Shoreline Community takes on $26.5 million in new debt | May 27, 2011 | Mountain View Voice | Mountain View Online |

Mountain View Voice

News - May 27, 2011

Shoreline Community takes on $26.5 million in new debt

by Daniel DeBolt

To pay for new Shoreline area ball fields, pedestrian overpasses and a fire station, the City Council approved the issuance of $26.5 million in new bonds Tuesday, extending Shoreline debt payments another 29 years.

Paying off the new bonds will cost the Shoreline Community, an authority headed by the City Council, an estimated $58.5 million over 29 years, said Patty Kong, finance director. Payments estimated at $2 million a year will add to Shoreline's $19 million in ongoing annual expenses used largely to maintain Shoreline Park and the surrounding business park that's home to Google.

Resident Steve Nelson spoke in opposition to the bonds and threatened a lawsuit sometime "in the next 25 years" over the Shoreline tax district's diversion of property tax revenue from local schools. The city reached an agreement with Mountain View school districts in February to give them a larger share of Shoreline's property tax revenue, $13.6 million over three years. Despite the fact that the new debt may make it harder to share the tax revenue with schools, city staff said school officials support the new bonds.

Nelson also pointed out that the city has already paid for much of the new Shoreline area fire station, the costs of which would be covered by the bond. City staff said that would allow the use of the funds previously allocated to the fire station for "other purposes."

The council did not respond to Nelson's request to reduce the bond amount in light of this and had little comment before the unanimous vote.

According to 2010 estimates, the bond will provide $9 million for new soccer and baseball fields on a former landfill along Garcia Avenue, $10 million for the new fire station under construction across the street from Shoreline Amphitheatre and $4 million for a crossing for the Permanente Creek Trail over Highway 101.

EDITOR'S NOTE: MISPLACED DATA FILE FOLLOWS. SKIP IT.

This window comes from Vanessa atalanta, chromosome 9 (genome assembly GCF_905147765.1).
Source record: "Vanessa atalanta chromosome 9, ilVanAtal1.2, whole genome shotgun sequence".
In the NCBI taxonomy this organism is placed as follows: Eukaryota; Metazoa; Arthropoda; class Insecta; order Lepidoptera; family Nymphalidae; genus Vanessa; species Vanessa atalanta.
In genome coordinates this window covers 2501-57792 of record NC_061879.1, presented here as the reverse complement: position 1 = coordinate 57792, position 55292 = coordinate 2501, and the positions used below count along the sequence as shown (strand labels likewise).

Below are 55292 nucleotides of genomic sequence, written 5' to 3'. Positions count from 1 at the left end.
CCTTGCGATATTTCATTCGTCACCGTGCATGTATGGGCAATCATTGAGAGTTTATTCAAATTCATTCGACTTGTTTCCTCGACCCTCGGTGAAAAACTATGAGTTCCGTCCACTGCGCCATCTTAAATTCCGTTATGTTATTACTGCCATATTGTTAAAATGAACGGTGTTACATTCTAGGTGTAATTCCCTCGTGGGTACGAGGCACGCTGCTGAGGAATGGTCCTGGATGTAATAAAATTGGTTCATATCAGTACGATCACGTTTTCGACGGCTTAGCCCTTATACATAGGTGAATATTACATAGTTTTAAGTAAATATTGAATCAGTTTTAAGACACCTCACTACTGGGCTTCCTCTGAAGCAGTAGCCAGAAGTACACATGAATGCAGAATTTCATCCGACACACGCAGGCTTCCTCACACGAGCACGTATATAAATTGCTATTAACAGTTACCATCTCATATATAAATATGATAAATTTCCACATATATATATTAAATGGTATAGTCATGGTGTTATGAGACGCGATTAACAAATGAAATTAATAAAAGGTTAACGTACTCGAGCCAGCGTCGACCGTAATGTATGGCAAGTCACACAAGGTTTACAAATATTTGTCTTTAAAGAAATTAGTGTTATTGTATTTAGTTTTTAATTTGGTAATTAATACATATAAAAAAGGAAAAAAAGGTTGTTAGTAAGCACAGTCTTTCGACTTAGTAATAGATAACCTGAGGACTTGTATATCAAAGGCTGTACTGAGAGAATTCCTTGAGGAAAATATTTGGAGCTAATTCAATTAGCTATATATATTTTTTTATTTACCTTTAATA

How quickly the bonds will be paid off depends on a fluctuating interest rate for municipal bonds, which will rise if investors are not interested in purchasing them and increase the city's payments, Kong said. City staff estimate that the average interest rate will not exceed 7 percent.

E-mail Daniel DeBolt at


There are no comments yet for this post

Post a comment

Posting an item on Town Square is simple and requires no registration. Just complete this form and hit "submit" and your topic will appear online. Please be respectful and truthful in your postings so Town Square will continue to be a thoughtful gathering place for sharing community information and opinion. All postings are subject to our TERMS OF USE, and may be deleted if deemed inappropriate by our staff.

We prefer that you use your real name, but you may use any "member" name you wish.

Name: *

Select your neighborhood or school community: * Not sure?

Choose a category: *

Since this is the first comment on this story a new topic will also be started in Town Square! Please choose a category that best describes this story.

Comment: *

Verification code: *
Enter the verification code exactly as shown, using capital and lowercase letters, in the multi-colored box.

*Required Fields


Top restaurants to check out

Mountain View Voice readers have officially decided. See which local restaurants and businesses can now claim the title — Best Of Mountain View 2017.

View Winners